Ammonia synthesis is responsible for about 30-50% of all energy consumed to produce crops at high yield. About 40% of all crops produced today would not exist without synthetic ammonia. This synthesis, via the state-of-the-art Haber-Bosch ammonia process, requires sensitive catalysts and pressures of several hundred atmospheres. The Haber-Bosch process is highly energy intensive and is estimated to utilize approximately 3% of the world's annual fossil fuels production.
This research addresses catalysis and materials science issues underlying a relatively simple, atmospheric pressure process to convert hydrogen and nitrogen to ammonia. In a first step (nitridation), the target process will activate gaseous dinitrogen from air at atmospheric pressure and elevated temperature by forming a solid metal nitride. Gaseous dinitrogen will be contacted with a metal alloy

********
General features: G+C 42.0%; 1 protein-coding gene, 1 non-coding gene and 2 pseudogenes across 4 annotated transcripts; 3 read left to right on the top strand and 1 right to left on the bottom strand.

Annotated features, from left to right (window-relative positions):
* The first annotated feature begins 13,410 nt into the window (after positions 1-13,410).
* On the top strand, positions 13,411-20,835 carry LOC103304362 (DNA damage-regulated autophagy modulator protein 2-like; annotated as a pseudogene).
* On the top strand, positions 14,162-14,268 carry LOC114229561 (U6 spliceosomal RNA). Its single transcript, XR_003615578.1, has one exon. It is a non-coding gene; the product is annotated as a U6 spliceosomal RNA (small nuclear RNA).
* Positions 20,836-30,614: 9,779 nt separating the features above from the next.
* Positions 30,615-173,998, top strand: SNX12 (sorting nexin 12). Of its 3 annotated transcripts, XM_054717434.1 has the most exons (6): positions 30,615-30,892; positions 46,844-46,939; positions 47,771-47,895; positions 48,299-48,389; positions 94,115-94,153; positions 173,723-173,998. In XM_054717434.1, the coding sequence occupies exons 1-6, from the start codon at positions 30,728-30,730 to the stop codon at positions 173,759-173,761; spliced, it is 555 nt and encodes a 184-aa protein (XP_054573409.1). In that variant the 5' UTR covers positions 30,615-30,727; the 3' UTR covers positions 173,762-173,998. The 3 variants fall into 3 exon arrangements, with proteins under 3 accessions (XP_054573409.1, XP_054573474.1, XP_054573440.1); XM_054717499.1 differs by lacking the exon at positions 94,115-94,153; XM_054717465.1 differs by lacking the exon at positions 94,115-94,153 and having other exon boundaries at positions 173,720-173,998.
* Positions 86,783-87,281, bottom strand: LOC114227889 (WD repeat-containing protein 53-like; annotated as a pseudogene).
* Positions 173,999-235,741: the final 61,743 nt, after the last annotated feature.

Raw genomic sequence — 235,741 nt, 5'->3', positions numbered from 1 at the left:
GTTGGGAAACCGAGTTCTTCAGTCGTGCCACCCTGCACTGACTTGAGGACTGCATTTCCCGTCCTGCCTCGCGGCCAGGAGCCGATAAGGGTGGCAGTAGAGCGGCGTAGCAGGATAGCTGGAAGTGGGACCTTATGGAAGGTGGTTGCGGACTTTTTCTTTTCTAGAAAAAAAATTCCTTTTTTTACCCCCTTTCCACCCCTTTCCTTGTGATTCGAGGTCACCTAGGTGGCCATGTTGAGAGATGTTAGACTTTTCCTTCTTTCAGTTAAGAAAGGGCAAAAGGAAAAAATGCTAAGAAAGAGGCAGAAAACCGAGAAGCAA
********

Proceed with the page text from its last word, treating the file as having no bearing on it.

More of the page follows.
particles to achieve this. In a second step hydrogen will react with the activated nitrogen to form ammonia and recover the nitrogen-depleted solids. The process loop is then closed by nitridating the solid again.
Materials with a high nitrogen storage capacity that still readily release nitrogen to form ammonia are needed. Preliminary calculations indicate Mn may be an excellent material for N2 activation at atmospheric pressure and has potential to be developed into an ideal step catalyst by enhancing the ammonia harvest capability. The specific aims are to synthesize and characterize micro to nanoscale particles of Mn and related transition-metal doped alloys that strike a balance between dinitrogen activation/nitrogen storage and ammonia formation. The experimental data will be used to arrive at atom-level models to rationalize the data and direct future work.